Sunday 21 July 2019

Walk of the week: Slieve Gullion Co Armagh

Christopher Somerville

'Ever smelled pine needles properly?" enquired Ron Murray, reaching out to pluck a spiny sprig as we strolled the Forest Drive along the southern flank of Slieve Gullion. "Crush 'em like this between your finger and thumb." I suited action to words and sniffed deeply. A spicy blast of orange as pungent as a marmalade factory. Now, why had I never noticed that before?

Until recently, Ron served as officer for the Ring of Gullion Area of Outstanding Natural Beauty. When you're out and about with someone so observant and experienced, all five senses get a re-bore. Birds, rocks, landforms, farming practices, local history, ancient monuments; all came alive for me during this walk over the big, dark hump of Slieve Gullion, centrepiece of a remarkable volcanic landscape set in the green farmlands of South Armagh.

Surprisingly few people -- walkers or others -- venture into the countryside south-west of Newry to climb the mountain and savour for themselves one of the most spectacular high-level views in Ireland.

  • Rowan and silver birch were coming into leaf all along the sides of Slieve Gullion. We left the trees and turned aside to climb, short and sharp, to the southern peak of the mountain. Smoking rainstorms whirled djinn-like across the lower lands, as we pulled to a halt by the stony cairn and turned for a proper appreciation of the whole grand panorama.
  • If you can see one mile, you can see well over a hundred from the summit of Slieve Gullion: to the east, Carlingford Lough, running north-east to Slieve Donard and the hummocky backbone of the Mountains of Mourne; northwards, the tumbled hills of Antrim, with the block-head of Slemish some 50 miles off; north west, the billowy heave and roll of the Sperrins, a gleam of Lough Neagh at their feet; south west, the green and brown mat of Monaghan and Cavan, unrolling into the Midland plain.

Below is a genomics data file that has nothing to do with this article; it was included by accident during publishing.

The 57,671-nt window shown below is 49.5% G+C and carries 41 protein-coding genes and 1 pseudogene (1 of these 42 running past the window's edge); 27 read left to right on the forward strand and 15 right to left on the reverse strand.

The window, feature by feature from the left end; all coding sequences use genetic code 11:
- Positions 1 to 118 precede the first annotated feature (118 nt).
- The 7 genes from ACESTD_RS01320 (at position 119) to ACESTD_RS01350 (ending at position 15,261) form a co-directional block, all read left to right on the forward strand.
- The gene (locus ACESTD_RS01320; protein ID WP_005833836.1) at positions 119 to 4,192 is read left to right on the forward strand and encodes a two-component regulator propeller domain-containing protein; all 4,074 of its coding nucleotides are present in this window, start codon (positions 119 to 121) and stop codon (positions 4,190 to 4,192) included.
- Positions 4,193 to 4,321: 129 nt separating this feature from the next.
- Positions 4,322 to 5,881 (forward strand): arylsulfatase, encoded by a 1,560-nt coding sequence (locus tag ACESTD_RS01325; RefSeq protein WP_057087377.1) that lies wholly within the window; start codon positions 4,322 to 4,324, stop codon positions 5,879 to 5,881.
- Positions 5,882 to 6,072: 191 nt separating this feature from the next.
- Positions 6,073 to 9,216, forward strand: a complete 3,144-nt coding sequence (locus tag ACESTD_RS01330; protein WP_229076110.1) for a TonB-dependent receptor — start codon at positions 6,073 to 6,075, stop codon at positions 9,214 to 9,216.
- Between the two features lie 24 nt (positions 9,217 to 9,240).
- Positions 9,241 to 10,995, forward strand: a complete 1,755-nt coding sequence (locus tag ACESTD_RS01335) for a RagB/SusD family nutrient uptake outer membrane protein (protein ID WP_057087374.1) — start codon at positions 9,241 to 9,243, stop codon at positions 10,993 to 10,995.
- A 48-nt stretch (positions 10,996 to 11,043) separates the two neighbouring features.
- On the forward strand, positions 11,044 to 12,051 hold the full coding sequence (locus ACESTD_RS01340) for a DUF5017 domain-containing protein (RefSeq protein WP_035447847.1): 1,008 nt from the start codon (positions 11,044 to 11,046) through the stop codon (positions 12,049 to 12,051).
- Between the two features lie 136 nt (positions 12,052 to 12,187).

And down in the south, diminutive, unmistakable and as pale as tin cut-outs, the hills of Wicklow more than 60 miles away.

  • Until I was surfeited with this gigantic panorama, the Ring of Gullion itself had to play second fiddle. It was a series of unimaginably powerful subterranean convulsions some 60 million years ago which caused the ancient and original Slieve Gullion volcano to collapse into the great chamber that lay beneath it, sending a ripple of molten rock outwards like a stone thrown in a pond.

The circular ridge solidified, then weathered over ages into the guardian hills of the Ring, a 10-mile-wide circle of craggy mini-mountains encircling Slieve Gullion like courtiers round a king.

  • I turned away from the breathtaking prospect at last, to find Ron beckoning like a Beatrix Potter dormouse from a little low doorway of stone set deep into the side of the cairn. On hands and knees, I followed him inside to find a chamber walled with stones neatly shaped and fitted. A neolithic passage grave under a Bronze Age cairn, say the archaeologists. Not at all, retort the romantics.

Here is the house of the Cailleach Beara, the unspeakably wicked witch who turned mighty Fionn Mac Cumhaill into the feeblest of old men in the time it took him to dive into the Lake of Sorrows to retrieve her golden ring. Of course, the fact she'd disguised herself as a beautiful, shapely young maiden in distress had nothing to do with Fionn's recklessness.

  • Ron and I strode the windy summit ridge past the Lake of Sorrows. What on earth was a millstone doing up here, half in and half out of the water? "Oh, a miller pinched it from the Cailleach Beara's house," said Ron, "but it brought him such bad luck that he decided to put it back.

"When his donkey had got it this far, the poor thing fell down dead. So that's where it stayed from then on. No one quite fancies moving it."

Christopher Somerville


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